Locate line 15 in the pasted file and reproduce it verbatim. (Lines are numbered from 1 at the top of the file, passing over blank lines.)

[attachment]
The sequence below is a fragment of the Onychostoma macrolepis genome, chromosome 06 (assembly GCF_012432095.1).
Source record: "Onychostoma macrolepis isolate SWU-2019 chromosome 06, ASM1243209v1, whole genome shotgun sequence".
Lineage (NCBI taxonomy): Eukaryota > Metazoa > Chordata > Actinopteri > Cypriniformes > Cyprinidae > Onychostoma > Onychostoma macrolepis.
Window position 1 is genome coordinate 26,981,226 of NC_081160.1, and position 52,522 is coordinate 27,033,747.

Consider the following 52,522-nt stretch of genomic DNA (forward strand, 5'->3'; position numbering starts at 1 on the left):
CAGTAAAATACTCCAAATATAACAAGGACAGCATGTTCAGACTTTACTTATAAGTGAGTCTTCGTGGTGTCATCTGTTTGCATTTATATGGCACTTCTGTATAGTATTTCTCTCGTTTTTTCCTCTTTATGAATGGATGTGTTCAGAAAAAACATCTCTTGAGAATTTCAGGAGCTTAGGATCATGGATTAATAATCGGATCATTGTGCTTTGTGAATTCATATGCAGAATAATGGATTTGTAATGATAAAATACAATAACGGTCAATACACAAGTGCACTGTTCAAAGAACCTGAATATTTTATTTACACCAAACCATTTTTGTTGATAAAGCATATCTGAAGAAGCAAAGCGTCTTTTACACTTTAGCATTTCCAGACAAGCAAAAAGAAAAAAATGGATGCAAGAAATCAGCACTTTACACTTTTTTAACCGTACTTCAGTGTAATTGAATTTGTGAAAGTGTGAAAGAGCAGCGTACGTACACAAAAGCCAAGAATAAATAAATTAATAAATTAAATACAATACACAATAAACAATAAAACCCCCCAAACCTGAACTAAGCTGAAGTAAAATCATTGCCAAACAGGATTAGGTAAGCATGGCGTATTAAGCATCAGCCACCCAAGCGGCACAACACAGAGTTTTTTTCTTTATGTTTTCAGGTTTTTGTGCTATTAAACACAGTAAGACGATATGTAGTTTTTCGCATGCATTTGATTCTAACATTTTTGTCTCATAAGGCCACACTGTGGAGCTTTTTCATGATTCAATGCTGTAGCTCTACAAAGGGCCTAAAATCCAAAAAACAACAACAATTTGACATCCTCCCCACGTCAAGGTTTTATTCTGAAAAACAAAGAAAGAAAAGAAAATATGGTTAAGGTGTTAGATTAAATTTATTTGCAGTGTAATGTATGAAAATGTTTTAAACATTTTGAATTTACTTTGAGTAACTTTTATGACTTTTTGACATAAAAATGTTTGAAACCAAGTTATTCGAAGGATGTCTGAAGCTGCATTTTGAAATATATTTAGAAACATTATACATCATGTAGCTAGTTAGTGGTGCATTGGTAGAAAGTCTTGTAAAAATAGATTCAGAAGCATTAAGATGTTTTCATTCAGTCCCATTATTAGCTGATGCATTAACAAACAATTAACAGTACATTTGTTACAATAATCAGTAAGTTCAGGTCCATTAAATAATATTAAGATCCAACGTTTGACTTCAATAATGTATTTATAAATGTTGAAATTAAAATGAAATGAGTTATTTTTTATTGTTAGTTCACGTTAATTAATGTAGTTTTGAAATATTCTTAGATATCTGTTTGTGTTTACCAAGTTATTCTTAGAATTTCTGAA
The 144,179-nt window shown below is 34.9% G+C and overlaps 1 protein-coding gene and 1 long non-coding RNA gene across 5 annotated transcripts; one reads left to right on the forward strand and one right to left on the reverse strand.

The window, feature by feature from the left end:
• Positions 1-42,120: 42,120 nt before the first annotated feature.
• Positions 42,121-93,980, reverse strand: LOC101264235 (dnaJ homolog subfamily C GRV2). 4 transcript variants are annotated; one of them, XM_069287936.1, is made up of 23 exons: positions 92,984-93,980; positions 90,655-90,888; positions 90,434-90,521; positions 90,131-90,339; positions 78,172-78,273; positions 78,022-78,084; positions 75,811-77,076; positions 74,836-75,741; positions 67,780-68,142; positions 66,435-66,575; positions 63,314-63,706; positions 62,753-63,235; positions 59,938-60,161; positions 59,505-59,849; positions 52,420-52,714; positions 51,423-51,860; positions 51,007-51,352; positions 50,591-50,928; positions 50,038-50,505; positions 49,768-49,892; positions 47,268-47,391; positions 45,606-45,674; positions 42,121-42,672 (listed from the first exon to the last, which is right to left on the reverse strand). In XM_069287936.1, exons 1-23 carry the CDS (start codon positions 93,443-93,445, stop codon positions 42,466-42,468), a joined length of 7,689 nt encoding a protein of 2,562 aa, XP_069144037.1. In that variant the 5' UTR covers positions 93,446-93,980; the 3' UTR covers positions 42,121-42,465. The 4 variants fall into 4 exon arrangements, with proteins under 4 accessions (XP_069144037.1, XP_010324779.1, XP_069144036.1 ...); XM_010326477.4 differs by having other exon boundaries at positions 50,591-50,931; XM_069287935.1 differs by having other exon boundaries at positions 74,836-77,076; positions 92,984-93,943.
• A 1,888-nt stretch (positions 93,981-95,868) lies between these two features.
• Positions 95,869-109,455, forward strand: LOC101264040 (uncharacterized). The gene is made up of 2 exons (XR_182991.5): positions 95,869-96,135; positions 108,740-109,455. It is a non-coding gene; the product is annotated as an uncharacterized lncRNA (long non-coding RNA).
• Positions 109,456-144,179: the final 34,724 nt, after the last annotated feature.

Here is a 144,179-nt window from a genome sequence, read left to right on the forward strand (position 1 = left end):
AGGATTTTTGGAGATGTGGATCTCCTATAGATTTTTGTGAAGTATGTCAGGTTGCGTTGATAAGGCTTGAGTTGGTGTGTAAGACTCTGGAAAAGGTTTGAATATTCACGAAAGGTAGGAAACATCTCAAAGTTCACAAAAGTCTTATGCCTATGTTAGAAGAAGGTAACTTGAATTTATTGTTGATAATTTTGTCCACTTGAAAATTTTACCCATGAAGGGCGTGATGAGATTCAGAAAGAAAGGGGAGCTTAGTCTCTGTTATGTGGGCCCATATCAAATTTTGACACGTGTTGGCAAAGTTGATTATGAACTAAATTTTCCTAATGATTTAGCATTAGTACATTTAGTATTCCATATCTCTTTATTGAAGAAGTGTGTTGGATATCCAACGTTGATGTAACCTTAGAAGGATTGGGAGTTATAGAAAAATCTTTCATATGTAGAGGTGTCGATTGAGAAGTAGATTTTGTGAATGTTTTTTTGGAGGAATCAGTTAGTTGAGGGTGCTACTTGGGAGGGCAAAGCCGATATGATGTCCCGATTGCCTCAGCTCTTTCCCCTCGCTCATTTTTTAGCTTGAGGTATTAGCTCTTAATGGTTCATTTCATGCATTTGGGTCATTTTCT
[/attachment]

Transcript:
AGGATTTTTGGAGATGTGGATCTCCTATAGATTTTTGTGAAGTATGTCAGGTTGCGTTGATAAGGCTTGAGTTGGTGTGTAAGACTCTGGAAAAGGTTTGAATATTCACGAAAGGTAGGAAACATCTCAAAGTTCACAAAAGTCTTATGCCTATGTTAGAAGAAGGTAACTTGAATTTATTGTTGATAATTTTGTCCACTTGAAAATTTTACCCATGAAGGGCGTGATGAGATTCAGAAAGAAAGGGGAGCTTAGTCTCTGTTATGTGGGCCCATATCAAATTTTGACACGTGTTGGCAAAGTTGATTATGAACTAAATTTTCCTAATGATTTAGCATTAGTACATTTAGTATTCCATATCTCTTTATTGAAGAAGTGTGTTGGATATCCAACGTTGATGTAACCTTAGAAGGATTGGGAGTTATAGAAAAATCTTTCATATGTAGAGGTGTCGATTGAGAAGTAGATTTTGTGAATGTTTTTTTGGAGGAATCAGTTAGTTGAGGGTGCTACTTGGGAGGGCAAAGCCGATATGATGTCCCGATTGCCTCAGCTCTTTCCCCTCGCTCATTTTTTAGCTTGAGGTATTAGCTCTTAATGGTTCATTTCATGCATTTGGGTCATTTTCT